9. Orphan Train by Christine Baker Kline. I typically enjoy historical fiction, and this did not disappoint. By the end, my heart was practically aching for the main character!
  10. I Am Malala: The Girl Who Stood Up for Education and Was Shot by the Taliban by Malala Yousafzai. It was Bob Goff who said “nothing scares a terrorist more than an educated girl.” I think this book is a must-read for all female teens! Malala gives a fascinating history about her home country of Pakistan, including the take-over by the Taliban, and details her harrowing experience of being targeted and eventually shot by Taliban members for advocating for the education of girls. Malala

You can also check out my list of favorites in 2014 and my favorites of 2013.

Any other books I need to add to my to-read list for 2016? What were some of your favorite reads last year?

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10 thoughts on “My Favorite Books Read in 2015

  • January 4, 2016 at 5:52 am
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    Thank you so much for including my books! I am honored that your year included a Vanderkam reading spree 🙂 Some great suggestions on this list – I’m going to pick up a few of them.

    • January 4, 2016 at 6:00 am
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      Definitely a reading highlight of my year! I’m halfway through What the Most Successful People do on the Weekend right now 🙂 Thank you for your constant motivation and encouragement through your writing!

  • January 4, 2016 at 4:43 pm
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    I personally like Perry Noble’s “Unleashed” and “Overwhelmed:Winning the War Against Worry”. He is a pastor of a church here in South Carolina, but really relatable to everyone.

  • January 4, 2016 at 8:32 pm
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    You need to read the sequel of “You Before Me..” It us called “After You.” It too is an enjoyable read.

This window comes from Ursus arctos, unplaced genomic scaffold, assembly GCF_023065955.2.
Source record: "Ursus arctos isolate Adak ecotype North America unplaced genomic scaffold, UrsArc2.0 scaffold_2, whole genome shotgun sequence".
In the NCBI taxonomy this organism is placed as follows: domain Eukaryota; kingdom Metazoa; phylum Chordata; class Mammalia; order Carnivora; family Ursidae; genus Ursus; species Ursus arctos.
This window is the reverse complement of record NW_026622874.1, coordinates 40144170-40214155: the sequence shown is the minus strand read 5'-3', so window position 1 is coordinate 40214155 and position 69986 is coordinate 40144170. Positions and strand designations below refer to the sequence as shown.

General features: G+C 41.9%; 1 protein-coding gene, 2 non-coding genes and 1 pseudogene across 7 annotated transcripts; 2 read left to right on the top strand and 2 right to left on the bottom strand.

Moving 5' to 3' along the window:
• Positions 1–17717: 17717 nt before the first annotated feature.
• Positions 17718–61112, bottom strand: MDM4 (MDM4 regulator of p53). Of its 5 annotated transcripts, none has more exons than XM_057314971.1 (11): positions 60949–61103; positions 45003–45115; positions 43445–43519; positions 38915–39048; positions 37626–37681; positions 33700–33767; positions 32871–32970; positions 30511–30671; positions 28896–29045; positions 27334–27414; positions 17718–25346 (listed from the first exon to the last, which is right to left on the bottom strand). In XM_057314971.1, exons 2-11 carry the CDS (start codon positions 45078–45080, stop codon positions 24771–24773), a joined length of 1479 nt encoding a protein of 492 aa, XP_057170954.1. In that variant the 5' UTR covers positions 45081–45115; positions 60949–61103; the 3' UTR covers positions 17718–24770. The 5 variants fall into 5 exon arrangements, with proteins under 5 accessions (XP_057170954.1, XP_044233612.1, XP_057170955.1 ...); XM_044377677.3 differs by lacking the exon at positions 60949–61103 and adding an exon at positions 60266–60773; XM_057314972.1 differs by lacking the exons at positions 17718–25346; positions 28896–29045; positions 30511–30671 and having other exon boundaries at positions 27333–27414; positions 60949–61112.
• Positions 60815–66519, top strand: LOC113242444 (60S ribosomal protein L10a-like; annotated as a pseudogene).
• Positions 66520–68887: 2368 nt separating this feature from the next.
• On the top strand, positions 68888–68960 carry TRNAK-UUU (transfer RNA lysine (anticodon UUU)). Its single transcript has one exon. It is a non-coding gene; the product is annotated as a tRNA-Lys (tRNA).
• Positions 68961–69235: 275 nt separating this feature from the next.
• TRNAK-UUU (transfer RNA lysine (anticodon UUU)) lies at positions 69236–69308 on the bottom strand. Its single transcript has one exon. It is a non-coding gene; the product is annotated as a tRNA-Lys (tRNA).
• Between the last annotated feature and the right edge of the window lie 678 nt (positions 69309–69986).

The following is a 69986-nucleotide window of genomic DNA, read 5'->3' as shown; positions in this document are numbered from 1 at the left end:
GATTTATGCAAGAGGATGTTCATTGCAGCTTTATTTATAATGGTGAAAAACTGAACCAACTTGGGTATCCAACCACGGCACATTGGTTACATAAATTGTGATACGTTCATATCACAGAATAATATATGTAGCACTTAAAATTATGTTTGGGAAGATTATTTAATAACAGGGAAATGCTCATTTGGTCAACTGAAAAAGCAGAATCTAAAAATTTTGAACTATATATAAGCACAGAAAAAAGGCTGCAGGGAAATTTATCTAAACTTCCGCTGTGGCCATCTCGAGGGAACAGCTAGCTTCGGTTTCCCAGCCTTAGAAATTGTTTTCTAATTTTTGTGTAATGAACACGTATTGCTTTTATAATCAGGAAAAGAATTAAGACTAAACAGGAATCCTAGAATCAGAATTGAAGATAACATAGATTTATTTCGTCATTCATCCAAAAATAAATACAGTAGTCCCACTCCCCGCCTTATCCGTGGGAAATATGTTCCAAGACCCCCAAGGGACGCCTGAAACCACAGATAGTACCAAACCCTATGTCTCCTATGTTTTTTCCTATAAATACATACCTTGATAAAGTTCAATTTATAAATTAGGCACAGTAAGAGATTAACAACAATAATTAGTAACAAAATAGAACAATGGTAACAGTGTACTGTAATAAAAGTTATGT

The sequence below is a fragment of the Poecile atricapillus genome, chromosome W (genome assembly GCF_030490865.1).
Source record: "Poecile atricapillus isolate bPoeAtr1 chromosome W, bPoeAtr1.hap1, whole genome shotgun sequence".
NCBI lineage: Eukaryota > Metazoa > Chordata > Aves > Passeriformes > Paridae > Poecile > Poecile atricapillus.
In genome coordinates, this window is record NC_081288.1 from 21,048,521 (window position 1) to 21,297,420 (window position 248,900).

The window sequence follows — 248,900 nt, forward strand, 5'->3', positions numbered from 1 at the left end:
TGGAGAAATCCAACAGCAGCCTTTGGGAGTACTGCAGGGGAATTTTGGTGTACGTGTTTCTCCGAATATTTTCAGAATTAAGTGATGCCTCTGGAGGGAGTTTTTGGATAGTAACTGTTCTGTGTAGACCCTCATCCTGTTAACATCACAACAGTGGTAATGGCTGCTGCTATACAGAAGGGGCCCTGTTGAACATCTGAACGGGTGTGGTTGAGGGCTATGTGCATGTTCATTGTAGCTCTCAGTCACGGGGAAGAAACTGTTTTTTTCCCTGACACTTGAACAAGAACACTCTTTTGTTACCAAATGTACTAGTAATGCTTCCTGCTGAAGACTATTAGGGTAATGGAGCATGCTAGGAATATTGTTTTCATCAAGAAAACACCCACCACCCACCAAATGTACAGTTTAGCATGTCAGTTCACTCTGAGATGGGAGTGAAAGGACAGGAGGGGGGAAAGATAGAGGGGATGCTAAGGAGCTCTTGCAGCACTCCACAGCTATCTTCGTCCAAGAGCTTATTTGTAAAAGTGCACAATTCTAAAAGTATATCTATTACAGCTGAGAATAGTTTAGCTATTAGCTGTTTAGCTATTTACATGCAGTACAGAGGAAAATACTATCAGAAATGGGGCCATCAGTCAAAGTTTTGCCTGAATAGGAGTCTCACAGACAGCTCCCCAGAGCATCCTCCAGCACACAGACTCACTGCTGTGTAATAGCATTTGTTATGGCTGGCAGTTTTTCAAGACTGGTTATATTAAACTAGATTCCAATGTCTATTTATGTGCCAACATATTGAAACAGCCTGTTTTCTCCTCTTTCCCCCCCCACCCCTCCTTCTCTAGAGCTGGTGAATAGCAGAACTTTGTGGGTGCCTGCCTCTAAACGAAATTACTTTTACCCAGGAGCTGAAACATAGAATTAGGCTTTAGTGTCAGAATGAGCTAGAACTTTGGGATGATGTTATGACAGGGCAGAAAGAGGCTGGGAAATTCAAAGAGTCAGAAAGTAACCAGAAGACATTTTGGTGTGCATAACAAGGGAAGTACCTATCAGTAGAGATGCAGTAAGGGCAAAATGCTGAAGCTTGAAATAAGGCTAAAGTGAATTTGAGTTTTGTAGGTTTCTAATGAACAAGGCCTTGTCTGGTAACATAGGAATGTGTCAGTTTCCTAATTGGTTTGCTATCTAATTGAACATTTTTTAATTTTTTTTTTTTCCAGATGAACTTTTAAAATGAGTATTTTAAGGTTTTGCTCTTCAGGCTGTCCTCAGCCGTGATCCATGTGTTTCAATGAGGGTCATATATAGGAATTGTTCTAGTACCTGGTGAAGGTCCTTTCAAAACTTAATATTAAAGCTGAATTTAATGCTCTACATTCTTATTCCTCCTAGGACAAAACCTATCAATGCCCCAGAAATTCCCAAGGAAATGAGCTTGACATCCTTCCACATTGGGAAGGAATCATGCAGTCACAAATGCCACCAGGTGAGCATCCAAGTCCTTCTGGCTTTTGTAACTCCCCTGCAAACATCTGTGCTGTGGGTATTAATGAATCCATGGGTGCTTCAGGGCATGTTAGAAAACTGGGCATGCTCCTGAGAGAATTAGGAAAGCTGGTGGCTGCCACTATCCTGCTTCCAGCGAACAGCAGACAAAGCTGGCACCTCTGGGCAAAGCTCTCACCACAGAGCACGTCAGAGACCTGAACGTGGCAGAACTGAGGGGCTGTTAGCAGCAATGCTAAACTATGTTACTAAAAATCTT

• January 4, 2016 at 8:53 pm
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    Just wanted to say, “The Best Yes” was LIFECHANGING for me. I am a huge Lysa TerKeurst fan, and this was by far my favorite. If you are able, there are videos that go along with the book that are fantastic too. Hope you enjoy it!

    • January 5, 2016 at 4:00 am
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      Oh good – this makes me even more excited!

      • January 5, 2016 at 9:20 pm
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        Spoiler alert- I learned my “Best Yes” was sometimes saying no. Oh goodness I could go on for a while about this book and what I learned from it!

  • January 11, 2016 at 7:40 am
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    I read Me Before You (and the sequel After You) and Orphan Train. I enjoyed Voyage of the Heart and highly recommend it. I also recommend Magician’s Lie and the Matchmaker.

    • January 11, 2016 at 12:14 pm
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      Thank you for the recommendations!

  • January 11, 2016 at 11:03 am
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    a great list.. I read Me Before You.. it was a great read.. so heartbreaking.